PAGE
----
Ever had a sharp, severe pain in your head? Ever had that fleeting fear that it was a stroke? Then, when you realize you were still intact, did you wonder what a stroke REALLY would feel like?
I know that for me, there is an underlying fear of what they would be like. A destruction to that all-important brain tissue. You know—the stuff we REALLY need…
For many seniors that I talk to, protecting their brains is on the top of the list of priorities. For many of the younger generations, the risk seems remote and not enough to pay any attention to.
The problem with this attitude is that your risk of a stroke begins decades before that stroke ever occurs. The damage that occurs to your blood vessels, the damage that ultimately leads to a blockage that cuts off the oxygen supply to a region of your brain and kills those cells, can begin as early as childhood.
Things like being diabetic / pre-diabetic (which includes being overweight, having lipid abnormalities like high triglycerides or cholesterol), smoking and living a sedentary lifestyle all produce an “atherogenic” state. An atherogenic state is one where your blood vessels are slowly damaged, producing a plaque that can, at any time, break off and block a smaller blood vessels further along.
Study after study has shown that the right lifestyle choices will protect your blood vessels and lower your risk of heart attack and stroke. This particular study is no exception. Further, just like every other study, it points out just how simple the lifestyle choices can be. We are not talking about living with the Dalai Lama meditating 6 hours a day and eating only organic tofu and rice while drinking green tea.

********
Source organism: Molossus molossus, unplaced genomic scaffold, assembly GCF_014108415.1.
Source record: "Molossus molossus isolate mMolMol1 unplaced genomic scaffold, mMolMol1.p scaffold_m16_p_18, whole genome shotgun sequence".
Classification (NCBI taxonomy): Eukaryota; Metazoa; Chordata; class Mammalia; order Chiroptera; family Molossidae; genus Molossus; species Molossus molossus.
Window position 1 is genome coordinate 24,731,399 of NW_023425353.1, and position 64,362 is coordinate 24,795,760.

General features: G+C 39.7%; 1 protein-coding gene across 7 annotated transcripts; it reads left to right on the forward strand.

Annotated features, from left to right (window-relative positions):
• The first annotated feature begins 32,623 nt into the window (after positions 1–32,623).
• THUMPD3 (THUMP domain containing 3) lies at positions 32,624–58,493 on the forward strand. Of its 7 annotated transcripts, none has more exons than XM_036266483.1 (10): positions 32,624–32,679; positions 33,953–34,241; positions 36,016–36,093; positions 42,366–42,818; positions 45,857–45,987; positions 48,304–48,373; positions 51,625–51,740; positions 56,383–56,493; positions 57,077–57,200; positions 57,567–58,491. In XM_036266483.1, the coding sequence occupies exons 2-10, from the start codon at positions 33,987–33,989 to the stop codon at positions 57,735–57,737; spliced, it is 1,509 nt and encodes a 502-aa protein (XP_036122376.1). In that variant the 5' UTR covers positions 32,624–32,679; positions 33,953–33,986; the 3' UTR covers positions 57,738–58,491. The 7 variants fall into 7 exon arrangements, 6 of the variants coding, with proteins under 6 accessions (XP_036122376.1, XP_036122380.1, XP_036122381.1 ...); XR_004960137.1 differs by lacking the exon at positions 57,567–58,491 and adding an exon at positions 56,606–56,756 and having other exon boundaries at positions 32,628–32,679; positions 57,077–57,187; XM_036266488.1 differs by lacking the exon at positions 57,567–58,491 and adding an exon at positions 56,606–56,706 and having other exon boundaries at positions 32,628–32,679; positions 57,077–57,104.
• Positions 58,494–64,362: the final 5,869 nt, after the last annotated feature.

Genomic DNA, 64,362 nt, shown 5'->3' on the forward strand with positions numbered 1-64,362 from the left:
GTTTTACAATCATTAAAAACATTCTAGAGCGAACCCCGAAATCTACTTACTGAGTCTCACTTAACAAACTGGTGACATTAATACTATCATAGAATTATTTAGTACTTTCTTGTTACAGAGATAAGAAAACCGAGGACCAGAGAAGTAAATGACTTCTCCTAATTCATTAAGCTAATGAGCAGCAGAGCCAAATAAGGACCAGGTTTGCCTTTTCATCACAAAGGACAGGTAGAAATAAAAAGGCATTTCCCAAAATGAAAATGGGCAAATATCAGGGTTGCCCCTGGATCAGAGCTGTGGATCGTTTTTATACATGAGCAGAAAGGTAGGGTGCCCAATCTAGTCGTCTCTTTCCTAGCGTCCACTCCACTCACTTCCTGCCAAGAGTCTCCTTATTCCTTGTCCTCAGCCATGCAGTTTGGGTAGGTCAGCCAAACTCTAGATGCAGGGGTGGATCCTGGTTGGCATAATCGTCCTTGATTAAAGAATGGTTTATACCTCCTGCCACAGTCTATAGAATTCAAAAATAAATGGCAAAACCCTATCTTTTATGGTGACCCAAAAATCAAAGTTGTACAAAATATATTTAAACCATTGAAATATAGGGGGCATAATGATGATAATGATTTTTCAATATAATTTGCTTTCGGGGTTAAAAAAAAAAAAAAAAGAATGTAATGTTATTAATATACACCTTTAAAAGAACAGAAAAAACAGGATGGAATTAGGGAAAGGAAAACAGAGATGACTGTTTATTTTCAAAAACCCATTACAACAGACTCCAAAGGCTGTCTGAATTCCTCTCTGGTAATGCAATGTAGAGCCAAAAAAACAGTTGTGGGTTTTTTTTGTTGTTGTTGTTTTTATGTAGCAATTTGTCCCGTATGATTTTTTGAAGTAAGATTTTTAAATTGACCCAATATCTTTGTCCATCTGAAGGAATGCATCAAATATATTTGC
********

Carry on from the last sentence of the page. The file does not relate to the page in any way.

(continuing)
Nope. Not even close. In this study, looking at 31,696 women living in Sweden, they looked at 5 lifestyle patterns:
- A healthy diet (top 50% of a Recommended Food Score)
- Moderate alcohol consumption (5–15 g/d)
- Never smoking
- Physically active (walking/bicycling ≥40 min/d and exercise ≥1 h/wk)
- Body mass index below 25 kg/m2.
None of these 5 factors are unreasonable. The only one you cannot change today is whether or not you smoked in the past. All the others you can work towards changing today.
So just how powerful were these 5 factors when compared to people who were unhealthy enough to not have any factors?
- Those who had one positive factor had a 28% lower risk of stroke.
- Two factors 33% lower.
- Three factors 43% lower.
- Four factors slashed risk 46%.
- All five factors led to a commendable 62% lower risk of having a stroke.
Sixty-two percent drop from 5 basic lifestyle factors. We are not even talking about short-burst aerobic exercise or specific dietary changes or even supplements shown to lower stroke risk.
If you think this is too much to worry about…This is YOUR BRAIN we are talking about. If you’ve known a stroke victim that survived, think about the loss of function and the ability to lead the same life he or she did before the event. If that is not enough to motivate you to make a few simple changes, nothing probably will.